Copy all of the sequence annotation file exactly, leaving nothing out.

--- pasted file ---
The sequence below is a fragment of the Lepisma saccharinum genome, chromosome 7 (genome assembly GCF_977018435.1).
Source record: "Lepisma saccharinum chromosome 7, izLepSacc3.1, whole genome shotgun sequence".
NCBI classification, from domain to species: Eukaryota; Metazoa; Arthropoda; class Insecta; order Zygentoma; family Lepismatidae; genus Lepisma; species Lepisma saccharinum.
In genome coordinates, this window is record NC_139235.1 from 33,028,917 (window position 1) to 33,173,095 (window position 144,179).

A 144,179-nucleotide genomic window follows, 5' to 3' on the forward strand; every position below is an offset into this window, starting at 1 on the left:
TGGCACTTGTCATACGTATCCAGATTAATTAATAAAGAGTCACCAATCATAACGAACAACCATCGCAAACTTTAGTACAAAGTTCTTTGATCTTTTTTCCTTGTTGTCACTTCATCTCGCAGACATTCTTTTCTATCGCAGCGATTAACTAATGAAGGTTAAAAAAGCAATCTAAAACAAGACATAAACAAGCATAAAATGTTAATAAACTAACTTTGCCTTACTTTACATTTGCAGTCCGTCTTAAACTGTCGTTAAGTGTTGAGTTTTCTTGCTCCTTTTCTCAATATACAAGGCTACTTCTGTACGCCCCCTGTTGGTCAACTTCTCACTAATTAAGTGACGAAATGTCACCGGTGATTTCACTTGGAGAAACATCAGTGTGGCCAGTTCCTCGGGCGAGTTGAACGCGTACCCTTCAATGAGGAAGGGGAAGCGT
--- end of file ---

The sequence below is a fragment of the Lepisma saccharinum genome, chromosome 7 (genome assembly GCF_977018435.1).
Source record: "Lepisma saccharinum chromosome 7, izLepSacc3.1, whole genome shotgun sequence".
NCBI classification, from domain to species: Eukaryota; Metazoa; Arthropoda; class Insecta; order Zygentoma; family Lepismatidae; genus Lepisma; species Lepisma saccharinum.
In genome coordinates, this window is record NC_139235.1 from 33,028,917 (window position 1) to 33,173,095 (window position 144,179).

A 144,179-nucleotide genomic window follows, 5' to 3' on the forward strand; every position below is an offset into this window, starting at 1 on the left:
TGGCACTTGTCATACGTATCCAGATTAATTAATAAAGAGTCACCAATCATAACGAACAACCATCGCAAACTTTAGTACAAAGTTCTTTGATCTTTTTTCCTTGTTGTCACTTCATCTCGCAGACATTCTTTTCTATCGCAGCGATTAACTAATGAAGGTTAAAAAAGCAATCTAAAACAAGACATAAACAAGCATAAAATGTTAATAAACTAACTTTGCCTTACTTTACATTTGCAGTCCGTCTTAAACTGTCGTTAAGTGTTGAGTTTTCTTGCTCCTTTTCTCAATATACAAGGCTACTTCTGTACGCCCCCTGTTGGTCAACTTCTCACTAATTAAGTGACGAAATGTCACCGGTGATTTCACTTGGAGAAACATCAGTGTGGCCAGTTCCTCGGGCGAGTTGAACGCGTACCCTTCAATGAGGAAGGGGAAGCGT